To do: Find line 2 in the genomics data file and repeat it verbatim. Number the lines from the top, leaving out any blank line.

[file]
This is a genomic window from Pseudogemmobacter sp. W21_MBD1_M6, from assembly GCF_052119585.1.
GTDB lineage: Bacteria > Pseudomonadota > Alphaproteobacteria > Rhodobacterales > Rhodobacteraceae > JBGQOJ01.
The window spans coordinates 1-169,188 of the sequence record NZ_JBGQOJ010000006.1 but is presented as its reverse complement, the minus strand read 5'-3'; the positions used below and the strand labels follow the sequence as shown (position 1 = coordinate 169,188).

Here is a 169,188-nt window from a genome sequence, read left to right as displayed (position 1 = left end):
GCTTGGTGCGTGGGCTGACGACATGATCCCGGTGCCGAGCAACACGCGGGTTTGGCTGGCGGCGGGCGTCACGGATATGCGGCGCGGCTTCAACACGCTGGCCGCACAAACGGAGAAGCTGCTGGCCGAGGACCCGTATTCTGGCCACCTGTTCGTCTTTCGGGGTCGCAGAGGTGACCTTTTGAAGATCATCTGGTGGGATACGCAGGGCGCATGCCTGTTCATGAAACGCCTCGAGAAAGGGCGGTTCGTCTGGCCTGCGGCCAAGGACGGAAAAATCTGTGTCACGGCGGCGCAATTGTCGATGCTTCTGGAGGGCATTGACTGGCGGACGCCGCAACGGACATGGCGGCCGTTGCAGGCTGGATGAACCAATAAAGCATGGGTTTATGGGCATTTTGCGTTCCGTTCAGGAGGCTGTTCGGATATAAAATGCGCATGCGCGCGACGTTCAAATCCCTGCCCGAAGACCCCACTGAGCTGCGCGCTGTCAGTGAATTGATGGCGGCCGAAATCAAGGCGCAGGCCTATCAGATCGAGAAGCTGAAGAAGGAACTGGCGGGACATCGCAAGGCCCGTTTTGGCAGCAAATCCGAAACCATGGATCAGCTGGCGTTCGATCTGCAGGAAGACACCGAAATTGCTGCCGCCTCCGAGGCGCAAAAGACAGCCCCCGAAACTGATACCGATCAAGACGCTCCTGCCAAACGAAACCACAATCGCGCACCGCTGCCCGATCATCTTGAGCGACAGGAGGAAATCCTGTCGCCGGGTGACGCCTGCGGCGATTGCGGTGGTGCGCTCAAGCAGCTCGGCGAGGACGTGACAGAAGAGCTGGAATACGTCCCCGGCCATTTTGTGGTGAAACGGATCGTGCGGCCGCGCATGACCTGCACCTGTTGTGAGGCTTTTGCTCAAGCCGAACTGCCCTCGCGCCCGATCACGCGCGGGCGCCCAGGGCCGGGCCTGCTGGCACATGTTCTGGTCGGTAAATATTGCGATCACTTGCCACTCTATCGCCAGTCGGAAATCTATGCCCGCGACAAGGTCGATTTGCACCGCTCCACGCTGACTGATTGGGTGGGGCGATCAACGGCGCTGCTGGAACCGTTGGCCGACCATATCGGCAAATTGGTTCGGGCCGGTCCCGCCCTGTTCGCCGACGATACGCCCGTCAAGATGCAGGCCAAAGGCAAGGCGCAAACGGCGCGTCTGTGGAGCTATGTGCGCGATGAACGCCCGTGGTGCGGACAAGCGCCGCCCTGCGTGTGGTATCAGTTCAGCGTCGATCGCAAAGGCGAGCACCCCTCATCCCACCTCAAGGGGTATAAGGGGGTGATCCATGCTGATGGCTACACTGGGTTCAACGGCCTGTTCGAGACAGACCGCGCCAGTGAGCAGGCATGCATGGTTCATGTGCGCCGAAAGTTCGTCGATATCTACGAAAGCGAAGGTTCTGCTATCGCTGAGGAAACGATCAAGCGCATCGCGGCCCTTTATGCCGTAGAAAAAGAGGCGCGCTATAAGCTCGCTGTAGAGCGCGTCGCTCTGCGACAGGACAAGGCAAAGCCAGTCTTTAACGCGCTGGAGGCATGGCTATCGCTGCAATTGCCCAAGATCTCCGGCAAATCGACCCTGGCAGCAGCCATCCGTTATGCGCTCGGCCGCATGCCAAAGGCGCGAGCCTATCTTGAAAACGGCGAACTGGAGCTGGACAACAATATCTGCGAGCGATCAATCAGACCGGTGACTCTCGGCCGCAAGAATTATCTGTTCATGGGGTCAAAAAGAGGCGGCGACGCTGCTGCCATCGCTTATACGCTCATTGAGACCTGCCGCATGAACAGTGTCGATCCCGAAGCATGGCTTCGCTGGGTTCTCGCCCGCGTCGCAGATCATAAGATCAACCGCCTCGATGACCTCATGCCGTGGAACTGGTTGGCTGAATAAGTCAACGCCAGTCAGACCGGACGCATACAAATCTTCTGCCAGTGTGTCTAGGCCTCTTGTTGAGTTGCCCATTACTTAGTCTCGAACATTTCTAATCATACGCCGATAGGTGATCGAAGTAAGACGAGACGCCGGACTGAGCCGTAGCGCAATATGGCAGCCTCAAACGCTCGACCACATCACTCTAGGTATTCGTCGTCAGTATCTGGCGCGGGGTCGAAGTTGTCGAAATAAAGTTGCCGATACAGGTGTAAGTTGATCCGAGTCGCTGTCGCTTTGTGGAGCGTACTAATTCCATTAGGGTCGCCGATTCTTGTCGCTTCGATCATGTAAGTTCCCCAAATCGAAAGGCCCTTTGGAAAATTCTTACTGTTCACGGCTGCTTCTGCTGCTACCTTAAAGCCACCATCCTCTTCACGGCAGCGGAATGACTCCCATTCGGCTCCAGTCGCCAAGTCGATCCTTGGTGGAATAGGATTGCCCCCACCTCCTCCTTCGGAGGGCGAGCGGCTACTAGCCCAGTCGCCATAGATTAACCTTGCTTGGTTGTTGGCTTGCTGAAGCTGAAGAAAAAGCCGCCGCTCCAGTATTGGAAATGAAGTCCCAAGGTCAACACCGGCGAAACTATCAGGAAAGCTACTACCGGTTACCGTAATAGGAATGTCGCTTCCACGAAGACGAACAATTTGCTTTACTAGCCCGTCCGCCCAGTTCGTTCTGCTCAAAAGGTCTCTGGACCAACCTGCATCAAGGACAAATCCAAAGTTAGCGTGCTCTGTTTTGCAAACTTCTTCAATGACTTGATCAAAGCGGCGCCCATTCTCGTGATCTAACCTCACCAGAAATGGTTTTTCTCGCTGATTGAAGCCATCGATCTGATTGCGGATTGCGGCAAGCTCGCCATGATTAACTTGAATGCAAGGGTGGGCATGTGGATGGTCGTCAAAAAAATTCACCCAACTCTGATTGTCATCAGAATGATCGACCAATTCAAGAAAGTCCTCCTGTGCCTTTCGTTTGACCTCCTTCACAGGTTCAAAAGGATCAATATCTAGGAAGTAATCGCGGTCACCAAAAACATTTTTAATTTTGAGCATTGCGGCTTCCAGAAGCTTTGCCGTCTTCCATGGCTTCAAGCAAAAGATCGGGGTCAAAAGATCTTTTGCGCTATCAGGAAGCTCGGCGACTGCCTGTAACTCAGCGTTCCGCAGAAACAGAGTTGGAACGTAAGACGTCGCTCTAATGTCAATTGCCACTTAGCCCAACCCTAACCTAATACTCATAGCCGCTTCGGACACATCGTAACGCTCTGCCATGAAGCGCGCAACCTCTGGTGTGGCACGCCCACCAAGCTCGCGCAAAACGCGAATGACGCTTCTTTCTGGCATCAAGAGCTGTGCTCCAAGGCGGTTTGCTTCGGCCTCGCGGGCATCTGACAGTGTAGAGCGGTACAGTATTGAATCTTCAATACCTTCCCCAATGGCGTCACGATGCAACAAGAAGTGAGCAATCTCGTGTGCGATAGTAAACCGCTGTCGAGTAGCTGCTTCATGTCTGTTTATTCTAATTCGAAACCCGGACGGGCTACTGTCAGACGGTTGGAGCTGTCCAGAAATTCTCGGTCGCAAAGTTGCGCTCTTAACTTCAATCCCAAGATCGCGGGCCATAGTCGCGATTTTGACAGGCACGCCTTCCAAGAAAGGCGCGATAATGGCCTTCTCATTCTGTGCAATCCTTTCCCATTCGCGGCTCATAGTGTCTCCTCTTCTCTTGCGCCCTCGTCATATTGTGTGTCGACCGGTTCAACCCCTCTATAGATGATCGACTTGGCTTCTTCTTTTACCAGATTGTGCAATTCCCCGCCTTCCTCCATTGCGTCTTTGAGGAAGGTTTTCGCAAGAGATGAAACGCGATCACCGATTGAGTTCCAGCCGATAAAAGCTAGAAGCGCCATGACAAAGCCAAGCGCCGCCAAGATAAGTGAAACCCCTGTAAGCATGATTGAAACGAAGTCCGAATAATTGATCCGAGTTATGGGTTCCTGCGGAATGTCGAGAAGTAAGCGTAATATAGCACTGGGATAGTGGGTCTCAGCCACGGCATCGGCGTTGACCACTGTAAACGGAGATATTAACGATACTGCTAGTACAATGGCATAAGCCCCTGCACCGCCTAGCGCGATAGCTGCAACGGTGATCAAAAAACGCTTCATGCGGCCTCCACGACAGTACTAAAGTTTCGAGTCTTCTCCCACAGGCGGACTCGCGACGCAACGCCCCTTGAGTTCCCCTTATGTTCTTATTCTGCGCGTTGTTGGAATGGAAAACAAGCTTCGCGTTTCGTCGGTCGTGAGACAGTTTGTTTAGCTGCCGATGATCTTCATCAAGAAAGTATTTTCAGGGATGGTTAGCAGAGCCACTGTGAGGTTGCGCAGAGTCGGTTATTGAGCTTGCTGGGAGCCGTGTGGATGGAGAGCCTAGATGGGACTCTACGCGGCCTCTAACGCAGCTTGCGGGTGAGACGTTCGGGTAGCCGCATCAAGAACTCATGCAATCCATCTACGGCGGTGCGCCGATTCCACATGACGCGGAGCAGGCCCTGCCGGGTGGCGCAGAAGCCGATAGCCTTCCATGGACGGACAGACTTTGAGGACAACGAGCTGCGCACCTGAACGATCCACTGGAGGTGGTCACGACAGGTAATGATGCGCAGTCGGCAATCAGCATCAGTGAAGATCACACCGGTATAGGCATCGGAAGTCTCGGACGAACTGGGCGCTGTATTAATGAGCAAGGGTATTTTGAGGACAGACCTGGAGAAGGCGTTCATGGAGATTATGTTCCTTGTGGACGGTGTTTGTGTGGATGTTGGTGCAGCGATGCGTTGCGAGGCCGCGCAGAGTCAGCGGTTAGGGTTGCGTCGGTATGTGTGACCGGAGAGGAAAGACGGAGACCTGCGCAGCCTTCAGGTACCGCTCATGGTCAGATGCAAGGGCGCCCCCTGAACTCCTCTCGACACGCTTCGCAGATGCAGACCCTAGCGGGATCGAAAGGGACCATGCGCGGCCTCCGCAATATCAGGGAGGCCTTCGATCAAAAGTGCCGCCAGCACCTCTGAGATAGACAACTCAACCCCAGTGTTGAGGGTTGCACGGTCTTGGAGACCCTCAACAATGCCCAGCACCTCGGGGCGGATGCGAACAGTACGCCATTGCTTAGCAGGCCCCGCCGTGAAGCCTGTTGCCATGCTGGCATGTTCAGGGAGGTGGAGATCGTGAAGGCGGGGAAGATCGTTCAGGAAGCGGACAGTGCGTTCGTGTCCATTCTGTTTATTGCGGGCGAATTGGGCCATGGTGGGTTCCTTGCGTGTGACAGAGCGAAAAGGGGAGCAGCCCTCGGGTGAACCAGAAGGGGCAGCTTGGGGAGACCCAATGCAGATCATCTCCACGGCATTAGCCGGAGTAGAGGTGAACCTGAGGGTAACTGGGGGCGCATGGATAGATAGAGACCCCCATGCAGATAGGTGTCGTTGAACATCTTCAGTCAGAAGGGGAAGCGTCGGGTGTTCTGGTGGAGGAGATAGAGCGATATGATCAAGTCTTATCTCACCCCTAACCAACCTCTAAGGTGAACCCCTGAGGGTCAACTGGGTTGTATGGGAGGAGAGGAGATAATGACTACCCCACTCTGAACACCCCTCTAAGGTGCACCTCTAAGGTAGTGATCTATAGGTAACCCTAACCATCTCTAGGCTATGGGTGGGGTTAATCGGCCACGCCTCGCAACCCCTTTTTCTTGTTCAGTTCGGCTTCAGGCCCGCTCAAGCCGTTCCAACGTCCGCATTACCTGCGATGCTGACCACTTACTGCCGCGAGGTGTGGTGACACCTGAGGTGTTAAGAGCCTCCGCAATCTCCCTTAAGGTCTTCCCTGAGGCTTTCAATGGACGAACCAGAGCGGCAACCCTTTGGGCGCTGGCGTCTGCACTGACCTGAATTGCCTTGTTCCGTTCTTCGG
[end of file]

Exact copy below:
GTDB lineage: Bacteria > Pseudomonadota > Alphaproteobacteria > Rhodobacterales > Rhodobacteraceae > JBGQOJ01.